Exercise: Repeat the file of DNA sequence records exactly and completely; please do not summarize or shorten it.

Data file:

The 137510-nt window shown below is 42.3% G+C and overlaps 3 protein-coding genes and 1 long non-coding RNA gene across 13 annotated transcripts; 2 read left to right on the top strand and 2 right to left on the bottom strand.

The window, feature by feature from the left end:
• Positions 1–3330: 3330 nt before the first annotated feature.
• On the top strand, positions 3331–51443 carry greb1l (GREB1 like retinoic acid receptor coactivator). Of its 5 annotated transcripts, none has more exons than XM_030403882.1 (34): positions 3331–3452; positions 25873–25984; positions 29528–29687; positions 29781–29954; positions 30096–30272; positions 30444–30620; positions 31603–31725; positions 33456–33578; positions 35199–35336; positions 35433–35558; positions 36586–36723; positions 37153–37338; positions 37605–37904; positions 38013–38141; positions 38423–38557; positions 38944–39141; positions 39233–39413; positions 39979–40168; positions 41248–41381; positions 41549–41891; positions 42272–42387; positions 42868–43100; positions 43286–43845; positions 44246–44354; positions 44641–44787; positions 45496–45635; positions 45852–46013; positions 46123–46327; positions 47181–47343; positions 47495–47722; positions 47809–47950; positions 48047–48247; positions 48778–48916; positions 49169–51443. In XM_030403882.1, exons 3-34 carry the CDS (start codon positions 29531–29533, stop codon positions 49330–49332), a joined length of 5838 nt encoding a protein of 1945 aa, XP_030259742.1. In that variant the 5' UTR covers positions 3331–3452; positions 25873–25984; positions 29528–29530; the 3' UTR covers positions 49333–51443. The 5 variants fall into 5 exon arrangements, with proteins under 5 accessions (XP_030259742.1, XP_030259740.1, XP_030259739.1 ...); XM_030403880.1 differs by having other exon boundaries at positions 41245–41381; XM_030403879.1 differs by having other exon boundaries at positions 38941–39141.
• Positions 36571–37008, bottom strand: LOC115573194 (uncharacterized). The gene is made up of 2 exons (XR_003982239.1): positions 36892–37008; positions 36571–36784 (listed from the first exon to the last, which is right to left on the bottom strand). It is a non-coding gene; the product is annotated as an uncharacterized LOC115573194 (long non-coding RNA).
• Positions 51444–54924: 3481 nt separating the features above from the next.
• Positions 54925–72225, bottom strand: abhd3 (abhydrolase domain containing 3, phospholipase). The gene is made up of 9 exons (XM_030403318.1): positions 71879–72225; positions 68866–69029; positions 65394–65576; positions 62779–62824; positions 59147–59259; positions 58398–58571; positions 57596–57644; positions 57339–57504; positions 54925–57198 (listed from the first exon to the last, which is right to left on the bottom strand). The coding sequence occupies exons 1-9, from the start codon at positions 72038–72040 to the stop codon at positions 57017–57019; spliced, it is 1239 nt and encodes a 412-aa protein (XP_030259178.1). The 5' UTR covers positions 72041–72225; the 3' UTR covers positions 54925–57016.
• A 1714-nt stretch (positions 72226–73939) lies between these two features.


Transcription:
The 137510-nt window shown below is 42.3% G+C and overlaps 3 protein-coding genes and 1 long non-coding RNA gene across 13 annotated transcripts; 2 read left to right on the top strand and 2 right to left on the bottom strand.

The window, feature by feature from the left end:
• Positions 1–3330: 3330 nt before the first annotated feature.
• On the top strand, positions 3331–51443 carry greb1l (GREB1 like retinoic acid receptor coactivator). Of its 5 annotated transcripts, none has more exons than XM_030403882.1 (34): positions 3331–3452; positions 25873–25984; positions 29528–29687; positions 29781–29954; positions 30096–30272; positions 30444–30620; positions 31603–31725; positions 33456–33578; positions 35199–35336; positions 35433–35558; positions 36586–36723; positions 37153–37338; positions 37605–37904; positions 38013–38141; positions 38423–38557; positions 38944–39141; positions 39233–39413; positions 39979–40168; positions 41248–41381; positions 41549–41891; positions 42272–42387; positions 42868–43100; positions 43286–43845; positions 44246–44354; positions 44641–44787; positions 45496–45635; positions 45852–46013; positions 46123–46327; positions 47181–47343; positions 47495–47722; positions 47809–47950; positions 48047–48247; positions 48778–48916; positions 49169–51443. In XM_030403882.1, exons 3-34 carry the CDS (start codon positions 29531–29533, stop codon positions 49330–49332), a joined length of 5838 nt encoding a protein of 1945 aa, XP_030259742.1. In that variant the 5' UTR covers positions 3331–3452; positions 25873–25984; positions 29528–29530; the 3' UTR covers positions 49333–51443. The 5 variants fall into 5 exon arrangements, with proteins under 5 accessions (XP_030259742.1, XP_030259740.1, XP_030259739.1 ...); XM_030403880.1 differs by having other exon boundaries at positions 41245–41381; XM_030403879.1 differs by having other exon boundaries at positions 38941–39141.
• Positions 36571–37008, bottom strand: LOC115573194 (uncharacterized). The gene is made up of 2 exons (XR_003982239.1): positions 36892–37008; positions 36571–36784 (listed from the first exon to the last, which is right to left on the bottom strand). It is a non-coding gene; the product is annotated as an uncharacterized LOC115573194 (long non-coding RNA).
• Positions 51444–54924: 3481 nt separating the features above from the next.
• Positions 54925–72225, bottom strand: abhd3 (abhydrolase domain containing 3, phospholipase). The gene is made up of 9 exons (XM_030403318.1): positions 71879–72225; positions 68866–69029; positions 65394–65576; positions 62779–62824; positions 59147–59259; positions 58398–58571; positions 57596–57644; positions 57339–57504; positions 54925–57198 (listed from the first exon to the last, which is right to left on the bottom strand). The coding sequence occupies exons 1-9, from the start codon at positions 72038–72040 to the stop codon at positions 57017–57019; spliced, it is 1239 nt and encodes a 412-aa protein (XP_030259178.1). The 5' UTR covers positions 72041–72225; the 3' UTR covers positions 54925–57016.
• A 1714-nt stretch (positions 72226–73939) lies between these two features.